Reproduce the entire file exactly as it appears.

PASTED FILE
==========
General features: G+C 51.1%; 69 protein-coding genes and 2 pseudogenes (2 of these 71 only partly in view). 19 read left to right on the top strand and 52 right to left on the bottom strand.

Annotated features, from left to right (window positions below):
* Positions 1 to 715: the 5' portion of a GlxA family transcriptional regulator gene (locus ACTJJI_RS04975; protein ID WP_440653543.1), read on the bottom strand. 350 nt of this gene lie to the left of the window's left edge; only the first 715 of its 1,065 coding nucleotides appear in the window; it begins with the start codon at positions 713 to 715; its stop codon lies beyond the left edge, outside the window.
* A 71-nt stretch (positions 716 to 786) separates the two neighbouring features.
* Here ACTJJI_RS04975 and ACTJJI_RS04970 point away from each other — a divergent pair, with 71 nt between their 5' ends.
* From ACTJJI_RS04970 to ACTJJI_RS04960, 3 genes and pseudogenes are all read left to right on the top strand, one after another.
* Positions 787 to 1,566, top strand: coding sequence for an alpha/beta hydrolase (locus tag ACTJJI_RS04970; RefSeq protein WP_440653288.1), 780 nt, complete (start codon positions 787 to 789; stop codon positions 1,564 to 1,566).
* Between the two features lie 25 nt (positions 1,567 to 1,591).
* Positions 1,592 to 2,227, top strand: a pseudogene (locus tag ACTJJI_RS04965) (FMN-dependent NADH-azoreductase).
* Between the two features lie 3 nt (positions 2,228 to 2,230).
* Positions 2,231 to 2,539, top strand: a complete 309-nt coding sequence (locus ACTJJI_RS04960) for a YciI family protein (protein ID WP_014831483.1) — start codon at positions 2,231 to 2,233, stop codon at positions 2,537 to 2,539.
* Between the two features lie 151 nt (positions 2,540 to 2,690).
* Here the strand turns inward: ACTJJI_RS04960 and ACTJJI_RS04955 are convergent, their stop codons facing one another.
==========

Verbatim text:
General features: G+C 51.1%; 69 protein-coding genes and 2 pseudogenes (2 of these 71 only partly in view). 19 read left to right on the top strand and 52 right to left on the bottom strand.

Annotated features, from left to right (window positions below):
* Positions 1 to 715: the 5' portion of a GlxA family transcriptional regulator gene (locus ACTJJI_RS04975; protein ID WP_440653543.1), read on the bottom strand. 350 nt of this gene lie to the left of the window's left edge; only the first 715 of its 1,065 coding nucleotides appear in the window; it begins with the start codon at positions 713 to 715; its stop codon lies beyond the left edge, outside the window.
* A 71-nt stretch (positions 716 to 786) separates the two neighbouring features.
* Here ACTJJI_RS04975 and ACTJJI_RS04970 point away from each other — a divergent pair, with 71 nt between their 5' ends.
* From ACTJJI_RS04970 to ACTJJI_RS04960, 3 genes and pseudogenes are all read left to right on the top strand, one after another.
* Positions 787 to 1,566, top strand: coding sequence for an alpha/beta hydrolase (locus tag ACTJJI_RS04970; RefSeq protein WP_440653288.1), 780 nt, complete (start codon positions 787 to 789; stop codon positions 1,564 to 1,566).
* Between the two features lie 25 nt (positions 1,567 to 1,591).
* Positions 1,592 to 2,227, top strand: a pseudogene (locus tag ACTJJI_RS04965) (FMN-dependent NADH-azoreductase).
* Between the two features lie 3 nt (positions 2,228 to 2,230).
* Positions 2,231 to 2,539, top strand: a complete 309-nt coding sequence (locus ACTJJI_RS04960) for a YciI family protein (protein ID WP_014831483.1) — start codon at positions 2,231 to 2,233, stop codon at positions 2,537 to 2,539.
* Between the two features lie 151 nt (positions 2,540 to 2,690).
* Here the strand turns inward: ACTJJI_RS04960 and ACTJJI_RS04955 are convergent, their stop codons facing one another.